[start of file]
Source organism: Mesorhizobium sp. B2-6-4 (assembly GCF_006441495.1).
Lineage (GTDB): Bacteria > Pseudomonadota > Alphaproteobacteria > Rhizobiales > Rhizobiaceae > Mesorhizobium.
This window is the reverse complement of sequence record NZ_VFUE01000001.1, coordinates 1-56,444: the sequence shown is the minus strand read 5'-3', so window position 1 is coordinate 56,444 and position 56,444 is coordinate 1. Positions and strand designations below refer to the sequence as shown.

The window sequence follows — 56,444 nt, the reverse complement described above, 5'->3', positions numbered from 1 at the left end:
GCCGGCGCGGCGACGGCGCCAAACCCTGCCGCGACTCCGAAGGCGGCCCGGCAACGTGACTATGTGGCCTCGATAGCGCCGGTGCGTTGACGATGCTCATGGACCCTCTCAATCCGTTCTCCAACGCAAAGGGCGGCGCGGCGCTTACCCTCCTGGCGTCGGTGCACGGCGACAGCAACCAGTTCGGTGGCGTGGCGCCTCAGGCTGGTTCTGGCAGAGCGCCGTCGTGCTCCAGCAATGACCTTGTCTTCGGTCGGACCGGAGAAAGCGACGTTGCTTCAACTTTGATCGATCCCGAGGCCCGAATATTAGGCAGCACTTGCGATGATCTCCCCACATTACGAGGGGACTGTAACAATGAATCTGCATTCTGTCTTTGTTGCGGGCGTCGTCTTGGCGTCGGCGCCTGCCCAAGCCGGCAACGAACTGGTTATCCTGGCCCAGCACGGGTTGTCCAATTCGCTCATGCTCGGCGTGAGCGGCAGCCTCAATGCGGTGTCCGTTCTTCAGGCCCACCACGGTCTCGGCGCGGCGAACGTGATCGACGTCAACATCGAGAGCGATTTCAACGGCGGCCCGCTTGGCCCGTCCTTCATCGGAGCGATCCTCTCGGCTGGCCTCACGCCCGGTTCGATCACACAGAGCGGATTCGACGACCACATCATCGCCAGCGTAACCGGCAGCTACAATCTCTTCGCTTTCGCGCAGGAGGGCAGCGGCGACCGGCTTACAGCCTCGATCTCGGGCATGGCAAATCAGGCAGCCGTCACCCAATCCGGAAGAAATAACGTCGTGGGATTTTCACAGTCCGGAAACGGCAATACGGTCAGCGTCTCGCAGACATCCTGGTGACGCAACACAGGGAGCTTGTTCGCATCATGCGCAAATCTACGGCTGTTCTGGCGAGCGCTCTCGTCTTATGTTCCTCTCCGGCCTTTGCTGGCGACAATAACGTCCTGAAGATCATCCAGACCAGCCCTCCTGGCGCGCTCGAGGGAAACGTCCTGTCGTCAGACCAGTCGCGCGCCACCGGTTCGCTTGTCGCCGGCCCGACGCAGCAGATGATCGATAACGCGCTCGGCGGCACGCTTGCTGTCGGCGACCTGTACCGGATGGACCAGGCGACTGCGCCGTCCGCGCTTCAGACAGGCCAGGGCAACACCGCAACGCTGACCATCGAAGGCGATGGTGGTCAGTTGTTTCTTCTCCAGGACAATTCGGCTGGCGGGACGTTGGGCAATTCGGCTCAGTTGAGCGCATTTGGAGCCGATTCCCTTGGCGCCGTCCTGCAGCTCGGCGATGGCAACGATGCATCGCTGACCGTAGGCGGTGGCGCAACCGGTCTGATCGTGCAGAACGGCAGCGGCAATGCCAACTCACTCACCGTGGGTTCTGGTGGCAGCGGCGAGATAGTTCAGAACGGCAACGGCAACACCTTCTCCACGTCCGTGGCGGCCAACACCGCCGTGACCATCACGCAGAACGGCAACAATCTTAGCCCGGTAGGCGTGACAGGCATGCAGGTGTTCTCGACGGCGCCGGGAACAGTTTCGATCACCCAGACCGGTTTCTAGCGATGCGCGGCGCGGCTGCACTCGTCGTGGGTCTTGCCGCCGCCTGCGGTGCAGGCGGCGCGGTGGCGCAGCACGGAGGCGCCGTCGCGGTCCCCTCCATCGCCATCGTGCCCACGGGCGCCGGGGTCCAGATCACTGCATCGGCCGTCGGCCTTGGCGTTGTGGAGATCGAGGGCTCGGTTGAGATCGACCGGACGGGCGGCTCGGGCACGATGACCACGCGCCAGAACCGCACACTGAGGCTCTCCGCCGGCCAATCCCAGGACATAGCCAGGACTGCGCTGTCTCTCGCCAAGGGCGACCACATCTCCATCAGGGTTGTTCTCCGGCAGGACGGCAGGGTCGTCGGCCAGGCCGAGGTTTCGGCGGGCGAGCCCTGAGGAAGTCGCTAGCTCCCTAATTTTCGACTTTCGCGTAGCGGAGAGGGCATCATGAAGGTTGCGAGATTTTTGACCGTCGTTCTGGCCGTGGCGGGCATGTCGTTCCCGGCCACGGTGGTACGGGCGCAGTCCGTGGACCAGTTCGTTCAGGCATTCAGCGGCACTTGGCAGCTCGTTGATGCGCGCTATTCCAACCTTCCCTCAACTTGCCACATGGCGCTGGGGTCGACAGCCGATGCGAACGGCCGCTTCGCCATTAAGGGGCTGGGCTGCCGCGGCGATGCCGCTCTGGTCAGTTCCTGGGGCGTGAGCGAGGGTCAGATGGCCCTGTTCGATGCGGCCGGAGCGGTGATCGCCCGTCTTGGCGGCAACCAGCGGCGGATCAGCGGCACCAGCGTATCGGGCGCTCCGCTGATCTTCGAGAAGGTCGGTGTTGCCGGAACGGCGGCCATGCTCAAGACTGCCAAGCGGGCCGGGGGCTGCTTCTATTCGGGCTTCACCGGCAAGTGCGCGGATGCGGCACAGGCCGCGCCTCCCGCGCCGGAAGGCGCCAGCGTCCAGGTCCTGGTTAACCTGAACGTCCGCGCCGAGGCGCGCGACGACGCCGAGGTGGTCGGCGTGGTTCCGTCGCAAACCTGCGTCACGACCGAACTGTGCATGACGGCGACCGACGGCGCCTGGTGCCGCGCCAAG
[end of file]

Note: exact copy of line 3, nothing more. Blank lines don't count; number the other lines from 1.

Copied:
This window is the reverse complement of sequence record NZ_VFUE01000001.1, coordinates 1-56,444: the sequence shown is the minus strand read 5'-3', so window position 1 is coordinate 56,444 and position 56,444 is coordinate 1. Positions and strand designations below refer to the sequence as shown.